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Bonnibella June 21, 2010 at 2:48 pm

Oh, sorry about the crowds I would hate to wait around all day with people pushing and shoving. But crawfishes are really my favorite, almost once a week for me.

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grace June 21, 2010 at 4:35 pm

crowds and crawfish–neither really tickles my fancy, but i enjoyed your post regardless!

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consumable Joy June 21, 2010 at 5:02 pm

Thanks looks fabulous, although crowds, ugh… I want to just stuff my face continuously with food and forget crowds. 😉

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Single Guy Ben June 22, 2010 at 10:51 am

Foodhoe, it was fun hanging out with you on such a beautiful day despite the crawfish frenzy! (I did enjoy getting a few crawfishes with the creamy roe!) It was a real weird experience dealing with the crowds. Maybe we should just make our own crawfish boil one day at the beach, huh? 🙂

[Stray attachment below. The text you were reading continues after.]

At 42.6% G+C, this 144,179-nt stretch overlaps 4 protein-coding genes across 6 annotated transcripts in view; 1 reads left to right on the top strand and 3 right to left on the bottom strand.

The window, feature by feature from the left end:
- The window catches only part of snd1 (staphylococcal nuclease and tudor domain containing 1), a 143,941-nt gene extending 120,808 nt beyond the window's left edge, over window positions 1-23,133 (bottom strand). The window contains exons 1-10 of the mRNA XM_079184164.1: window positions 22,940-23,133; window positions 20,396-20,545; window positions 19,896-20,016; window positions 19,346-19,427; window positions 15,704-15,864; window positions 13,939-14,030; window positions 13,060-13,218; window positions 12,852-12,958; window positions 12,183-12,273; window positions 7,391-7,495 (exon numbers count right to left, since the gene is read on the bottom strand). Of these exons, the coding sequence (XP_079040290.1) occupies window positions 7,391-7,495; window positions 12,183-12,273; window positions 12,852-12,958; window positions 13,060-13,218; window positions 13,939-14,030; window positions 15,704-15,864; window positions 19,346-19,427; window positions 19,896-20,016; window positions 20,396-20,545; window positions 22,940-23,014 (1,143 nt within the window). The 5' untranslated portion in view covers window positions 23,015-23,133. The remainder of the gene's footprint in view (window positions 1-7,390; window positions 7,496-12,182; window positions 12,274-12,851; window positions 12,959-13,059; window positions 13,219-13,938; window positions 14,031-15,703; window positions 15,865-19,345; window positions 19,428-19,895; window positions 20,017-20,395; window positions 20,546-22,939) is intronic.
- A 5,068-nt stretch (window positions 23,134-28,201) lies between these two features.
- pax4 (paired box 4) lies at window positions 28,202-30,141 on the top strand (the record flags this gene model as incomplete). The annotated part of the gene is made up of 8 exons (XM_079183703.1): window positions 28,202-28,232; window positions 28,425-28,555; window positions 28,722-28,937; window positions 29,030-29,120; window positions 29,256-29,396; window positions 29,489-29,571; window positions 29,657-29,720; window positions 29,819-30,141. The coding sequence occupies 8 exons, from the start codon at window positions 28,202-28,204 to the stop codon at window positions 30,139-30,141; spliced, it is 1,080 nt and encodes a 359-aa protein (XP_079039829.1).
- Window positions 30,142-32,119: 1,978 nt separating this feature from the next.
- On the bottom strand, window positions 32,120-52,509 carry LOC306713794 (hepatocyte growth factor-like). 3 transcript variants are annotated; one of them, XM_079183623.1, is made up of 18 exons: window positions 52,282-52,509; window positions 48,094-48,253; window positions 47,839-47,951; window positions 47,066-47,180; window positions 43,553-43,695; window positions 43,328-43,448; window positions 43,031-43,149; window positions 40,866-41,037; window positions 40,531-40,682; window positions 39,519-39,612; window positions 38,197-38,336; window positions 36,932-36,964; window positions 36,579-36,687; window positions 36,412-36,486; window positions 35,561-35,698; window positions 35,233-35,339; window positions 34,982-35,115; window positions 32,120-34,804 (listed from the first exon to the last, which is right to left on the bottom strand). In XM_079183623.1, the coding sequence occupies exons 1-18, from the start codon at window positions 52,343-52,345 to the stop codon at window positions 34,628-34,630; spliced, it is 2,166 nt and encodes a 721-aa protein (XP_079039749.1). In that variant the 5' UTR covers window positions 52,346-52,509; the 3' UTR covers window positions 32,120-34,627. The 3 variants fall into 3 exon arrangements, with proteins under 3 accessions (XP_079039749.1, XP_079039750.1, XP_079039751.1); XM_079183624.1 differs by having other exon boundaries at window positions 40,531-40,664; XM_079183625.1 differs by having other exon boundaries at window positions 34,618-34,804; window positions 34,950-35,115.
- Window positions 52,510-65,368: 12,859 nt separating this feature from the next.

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Edmund Mokhtarian June 22, 2010 at 12:30 pm

Great posts. I love seafood, and I’ve unfortunately never had the chance to eat some properly cooked crawfish.

Quick question, though: How is crawfish typically eaten in Southern cuisine? Is it typically boiled like here, or is there something else you can do with it.

I’m asking because I want to try cooking some, and I’d appreciate some ideas.

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foodhoe June 22, 2010 at 9:31 pm

Hi Rosa, yep!
Gastronomer, porn is porn eh?
bonibella, weekly? I have to hang out with you!
grace, why thanks
CJ, yeah me too but it was still worth the battle
single guy, you are onto something
edmund, thanks for visiting. crawfish is all over southern cuisine, added into gumbo and stews

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Liz June 26, 2010 at 8:04 am

Yum crawfish! Love the closeups!!